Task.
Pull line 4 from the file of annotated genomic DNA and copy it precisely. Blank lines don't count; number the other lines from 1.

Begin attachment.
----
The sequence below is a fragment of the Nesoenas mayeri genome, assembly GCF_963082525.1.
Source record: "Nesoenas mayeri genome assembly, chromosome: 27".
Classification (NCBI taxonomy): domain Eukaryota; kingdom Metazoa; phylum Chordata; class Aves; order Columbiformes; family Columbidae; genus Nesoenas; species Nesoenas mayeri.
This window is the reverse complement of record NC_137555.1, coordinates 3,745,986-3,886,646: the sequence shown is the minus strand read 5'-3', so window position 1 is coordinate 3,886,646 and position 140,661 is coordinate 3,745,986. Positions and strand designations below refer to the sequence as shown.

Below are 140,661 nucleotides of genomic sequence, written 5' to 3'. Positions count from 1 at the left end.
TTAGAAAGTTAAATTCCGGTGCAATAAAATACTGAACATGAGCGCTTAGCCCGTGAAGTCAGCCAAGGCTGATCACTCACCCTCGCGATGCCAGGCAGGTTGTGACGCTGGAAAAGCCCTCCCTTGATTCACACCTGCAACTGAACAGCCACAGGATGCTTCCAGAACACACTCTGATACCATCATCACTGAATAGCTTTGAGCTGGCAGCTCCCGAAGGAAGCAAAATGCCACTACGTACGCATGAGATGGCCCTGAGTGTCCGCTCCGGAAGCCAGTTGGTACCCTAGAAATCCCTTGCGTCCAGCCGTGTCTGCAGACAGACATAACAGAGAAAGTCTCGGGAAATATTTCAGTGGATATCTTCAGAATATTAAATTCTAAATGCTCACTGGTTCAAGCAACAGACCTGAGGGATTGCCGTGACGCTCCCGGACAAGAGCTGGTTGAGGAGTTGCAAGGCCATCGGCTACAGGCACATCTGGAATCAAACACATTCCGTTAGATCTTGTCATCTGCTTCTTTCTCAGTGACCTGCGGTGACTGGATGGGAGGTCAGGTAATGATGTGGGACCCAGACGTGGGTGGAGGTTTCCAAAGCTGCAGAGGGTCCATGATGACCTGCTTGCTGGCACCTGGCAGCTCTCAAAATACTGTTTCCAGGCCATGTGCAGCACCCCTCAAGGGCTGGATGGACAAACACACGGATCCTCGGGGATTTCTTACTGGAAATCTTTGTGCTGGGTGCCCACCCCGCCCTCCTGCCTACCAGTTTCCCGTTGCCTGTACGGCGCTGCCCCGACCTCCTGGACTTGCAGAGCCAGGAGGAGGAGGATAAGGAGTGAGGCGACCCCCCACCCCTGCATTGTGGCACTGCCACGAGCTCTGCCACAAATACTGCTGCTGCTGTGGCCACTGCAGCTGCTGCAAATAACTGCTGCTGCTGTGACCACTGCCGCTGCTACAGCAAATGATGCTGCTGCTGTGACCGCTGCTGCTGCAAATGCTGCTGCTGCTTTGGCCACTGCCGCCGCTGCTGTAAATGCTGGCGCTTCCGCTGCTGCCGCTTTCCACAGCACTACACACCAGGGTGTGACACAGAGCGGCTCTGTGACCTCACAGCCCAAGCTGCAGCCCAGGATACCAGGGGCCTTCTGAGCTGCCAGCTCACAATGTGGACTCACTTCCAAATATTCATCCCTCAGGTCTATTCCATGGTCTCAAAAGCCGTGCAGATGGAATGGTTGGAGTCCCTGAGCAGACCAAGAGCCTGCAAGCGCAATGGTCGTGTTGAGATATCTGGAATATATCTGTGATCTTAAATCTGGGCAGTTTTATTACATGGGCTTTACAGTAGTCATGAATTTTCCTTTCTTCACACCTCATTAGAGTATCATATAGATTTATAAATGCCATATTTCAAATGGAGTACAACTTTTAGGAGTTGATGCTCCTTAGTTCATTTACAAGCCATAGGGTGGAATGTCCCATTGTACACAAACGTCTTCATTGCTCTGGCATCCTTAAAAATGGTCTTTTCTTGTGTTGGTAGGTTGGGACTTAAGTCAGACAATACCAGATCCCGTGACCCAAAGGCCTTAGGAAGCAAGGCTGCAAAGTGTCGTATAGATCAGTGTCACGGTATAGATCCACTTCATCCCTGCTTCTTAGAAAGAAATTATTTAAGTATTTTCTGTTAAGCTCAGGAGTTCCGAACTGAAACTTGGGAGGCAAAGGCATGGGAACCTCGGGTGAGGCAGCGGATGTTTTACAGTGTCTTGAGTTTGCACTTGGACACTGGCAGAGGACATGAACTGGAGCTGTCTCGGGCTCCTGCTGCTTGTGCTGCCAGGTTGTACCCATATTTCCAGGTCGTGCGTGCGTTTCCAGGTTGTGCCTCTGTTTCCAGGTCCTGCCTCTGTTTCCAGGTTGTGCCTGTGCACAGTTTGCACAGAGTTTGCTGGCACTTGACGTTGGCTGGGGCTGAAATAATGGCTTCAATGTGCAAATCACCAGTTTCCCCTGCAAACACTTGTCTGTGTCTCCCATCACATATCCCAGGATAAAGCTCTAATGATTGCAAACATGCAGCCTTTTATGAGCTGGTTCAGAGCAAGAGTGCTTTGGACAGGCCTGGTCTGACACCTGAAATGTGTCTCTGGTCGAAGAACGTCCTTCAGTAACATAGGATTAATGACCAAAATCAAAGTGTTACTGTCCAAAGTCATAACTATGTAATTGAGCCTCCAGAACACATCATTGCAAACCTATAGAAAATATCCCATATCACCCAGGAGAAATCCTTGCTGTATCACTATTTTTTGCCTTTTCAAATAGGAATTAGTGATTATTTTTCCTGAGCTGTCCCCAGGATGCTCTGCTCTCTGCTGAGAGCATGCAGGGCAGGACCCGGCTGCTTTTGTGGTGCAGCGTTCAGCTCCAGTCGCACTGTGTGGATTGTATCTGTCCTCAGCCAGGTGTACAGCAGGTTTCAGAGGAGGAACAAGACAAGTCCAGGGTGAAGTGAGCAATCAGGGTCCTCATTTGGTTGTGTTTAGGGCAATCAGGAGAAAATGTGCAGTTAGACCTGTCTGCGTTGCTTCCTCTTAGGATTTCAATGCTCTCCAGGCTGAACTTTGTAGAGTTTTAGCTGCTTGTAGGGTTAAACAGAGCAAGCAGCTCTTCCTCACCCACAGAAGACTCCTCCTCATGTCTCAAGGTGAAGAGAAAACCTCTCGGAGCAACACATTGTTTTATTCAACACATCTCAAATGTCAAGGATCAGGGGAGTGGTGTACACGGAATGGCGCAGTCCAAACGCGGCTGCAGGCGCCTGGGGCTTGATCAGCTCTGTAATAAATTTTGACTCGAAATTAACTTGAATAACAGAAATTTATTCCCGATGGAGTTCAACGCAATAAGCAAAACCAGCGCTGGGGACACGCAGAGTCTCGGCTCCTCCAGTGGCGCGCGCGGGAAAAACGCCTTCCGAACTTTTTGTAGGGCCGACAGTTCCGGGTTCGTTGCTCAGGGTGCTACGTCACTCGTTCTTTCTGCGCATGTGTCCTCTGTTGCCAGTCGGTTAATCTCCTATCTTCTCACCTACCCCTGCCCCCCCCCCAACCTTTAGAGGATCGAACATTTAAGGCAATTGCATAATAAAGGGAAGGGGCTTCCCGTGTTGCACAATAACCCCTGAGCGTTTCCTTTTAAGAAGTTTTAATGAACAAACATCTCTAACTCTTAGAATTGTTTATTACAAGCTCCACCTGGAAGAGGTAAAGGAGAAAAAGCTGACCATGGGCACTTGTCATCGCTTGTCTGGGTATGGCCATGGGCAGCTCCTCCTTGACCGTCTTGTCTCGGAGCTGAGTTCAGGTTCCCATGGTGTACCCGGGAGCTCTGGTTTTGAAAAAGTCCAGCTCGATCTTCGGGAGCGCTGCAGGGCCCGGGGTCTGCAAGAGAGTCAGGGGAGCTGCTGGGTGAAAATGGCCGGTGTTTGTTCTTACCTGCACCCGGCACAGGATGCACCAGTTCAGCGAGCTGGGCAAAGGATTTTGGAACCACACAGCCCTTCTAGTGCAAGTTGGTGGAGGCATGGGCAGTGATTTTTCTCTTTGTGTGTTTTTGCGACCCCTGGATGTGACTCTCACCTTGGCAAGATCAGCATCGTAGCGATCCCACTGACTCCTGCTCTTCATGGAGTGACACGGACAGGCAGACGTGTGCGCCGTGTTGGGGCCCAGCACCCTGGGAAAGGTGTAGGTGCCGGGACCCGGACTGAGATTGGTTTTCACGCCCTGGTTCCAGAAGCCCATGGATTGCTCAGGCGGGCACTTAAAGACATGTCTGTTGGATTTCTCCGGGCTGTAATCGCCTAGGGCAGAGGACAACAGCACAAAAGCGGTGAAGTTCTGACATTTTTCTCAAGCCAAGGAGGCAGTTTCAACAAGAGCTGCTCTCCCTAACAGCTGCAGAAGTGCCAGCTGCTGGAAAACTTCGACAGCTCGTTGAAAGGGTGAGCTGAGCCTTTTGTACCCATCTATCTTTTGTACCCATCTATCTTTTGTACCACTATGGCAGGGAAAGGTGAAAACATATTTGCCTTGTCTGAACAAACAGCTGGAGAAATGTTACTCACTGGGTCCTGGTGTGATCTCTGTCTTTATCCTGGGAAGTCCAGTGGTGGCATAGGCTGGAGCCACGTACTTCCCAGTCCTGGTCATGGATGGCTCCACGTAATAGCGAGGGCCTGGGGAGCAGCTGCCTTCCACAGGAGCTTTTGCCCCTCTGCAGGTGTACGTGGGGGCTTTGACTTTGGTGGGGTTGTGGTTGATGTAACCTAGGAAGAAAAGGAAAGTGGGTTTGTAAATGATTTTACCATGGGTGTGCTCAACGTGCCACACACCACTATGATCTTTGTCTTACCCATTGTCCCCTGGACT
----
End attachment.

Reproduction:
This window is the reverse complement of record NC_137555.1, coordinates 3,745,986-3,886,646: the sequence shown is the minus strand read 5'-3', so window position 1 is coordinate 3,886,646 and position 140,661 is coordinate 3,745,986. Positions and strand designations below refer to the sequence as shown.